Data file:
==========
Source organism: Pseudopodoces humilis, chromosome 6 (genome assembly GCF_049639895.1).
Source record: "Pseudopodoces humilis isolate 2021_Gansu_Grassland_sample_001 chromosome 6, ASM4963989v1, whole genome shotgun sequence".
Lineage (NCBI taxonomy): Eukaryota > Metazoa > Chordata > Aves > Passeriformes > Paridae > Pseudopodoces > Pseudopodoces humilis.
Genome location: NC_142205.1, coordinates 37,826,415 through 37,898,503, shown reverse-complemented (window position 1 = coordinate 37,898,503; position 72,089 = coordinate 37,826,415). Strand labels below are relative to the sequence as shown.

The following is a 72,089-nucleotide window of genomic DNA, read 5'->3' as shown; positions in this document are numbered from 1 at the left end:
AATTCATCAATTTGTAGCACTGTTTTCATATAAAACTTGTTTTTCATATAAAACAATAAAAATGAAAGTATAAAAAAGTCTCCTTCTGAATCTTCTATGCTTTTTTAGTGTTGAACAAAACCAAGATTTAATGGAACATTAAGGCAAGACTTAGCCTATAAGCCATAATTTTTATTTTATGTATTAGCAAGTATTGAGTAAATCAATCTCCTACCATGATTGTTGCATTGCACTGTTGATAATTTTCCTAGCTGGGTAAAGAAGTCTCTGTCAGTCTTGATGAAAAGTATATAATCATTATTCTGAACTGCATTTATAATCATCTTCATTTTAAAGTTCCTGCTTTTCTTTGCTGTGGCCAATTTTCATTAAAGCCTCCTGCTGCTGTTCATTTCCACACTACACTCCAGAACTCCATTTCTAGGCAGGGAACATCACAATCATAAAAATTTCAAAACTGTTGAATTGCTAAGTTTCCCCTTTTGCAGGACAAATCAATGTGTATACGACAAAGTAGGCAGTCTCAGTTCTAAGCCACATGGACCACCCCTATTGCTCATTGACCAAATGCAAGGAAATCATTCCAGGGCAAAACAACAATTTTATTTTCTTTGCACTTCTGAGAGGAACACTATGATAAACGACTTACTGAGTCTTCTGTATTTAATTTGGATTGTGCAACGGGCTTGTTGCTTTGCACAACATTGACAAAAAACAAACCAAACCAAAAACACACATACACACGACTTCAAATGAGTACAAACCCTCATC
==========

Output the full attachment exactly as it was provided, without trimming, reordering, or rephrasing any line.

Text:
Source organism: Pseudopodoces humilis, chromosome 6 (genome assembly GCF_049639895.1).
Source record: "Pseudopodoces humilis isolate 2021_Gansu_Grassland_sample_001 chromosome 6, ASM4963989v1, whole genome shotgun sequence".
Lineage (NCBI taxonomy): Eukaryota > Metazoa > Chordata > Aves > Passeriformes > Paridae > Pseudopodoces > Pseudopodoces humilis.
Genome location: NC_142205.1, coordinates 37,826,415 through 37,898,503, shown reverse-complemented (window position 1 = coordinate 37,898,503; position 72,089 = coordinate 37,826,415). Strand labels below are relative to the sequence as shown.

The following is a 72,089-nucleotide window of genomic DNA, read 5'->3' as shown; positions in this document are numbered from 1 at the left end:
AATTCATCAATTTGTAGCACTGTTTTCATATAAAACTTGTTTTTCATATAAAACAATAAAAATGAAAGTATAAAAAAGTCTCCTTCTGAATCTTCTATGCTTTTTTAGTGTTGAACAAAACCAAGATTTAATGGAACATTAAGGCAAGACTTAGCCTATAAGCCATAATTTTTATTTTATGTATTAGCAAGTATTGAGTAAATCAATCTCCTACCATGATTGTTGCATTGCACTGTTGATAATTTTCCTAGCTGGGTAAAGAAGTCTCTGTCAGTCTTGATGAAAAGTATATAATCATTATTCTGAACTGCATTTATAATCATCTTCATTTTAAAGTTCCTGCTTTTCTTTGCTGTGGCCAATTTTCATTAAAGCCTCCTGCTGCTGTTCATTTCCACACTACACTCCAGAACTCCATTTCTAGGCAGGGAACATCACAATCATAAAAATTTCAAAACTGTTGAATTGCTAAGTTTCCCCTTTTGCAGGACAAATCAATGTGTATACGACAAAGTAGGCAGTCTCAGTTCTAAGCCACATGGACCACCCCTATTGCTCATTGACCAAATGCAAGGAAATCATTCCAGGGCAAAACAACAATTTTATTTTCTTTGCACTTCTGAGAGGAACACTATGATAAACGACTTACTGAGTCTTCTGTATTTAATTTGGATTGTGCAACGGGCTTGTTGCTTTGCACAACATTGACAAAAAACAAACCAAACCAAAAACACACATACACACGACTTCAAATGAGTACAAACCCTCATC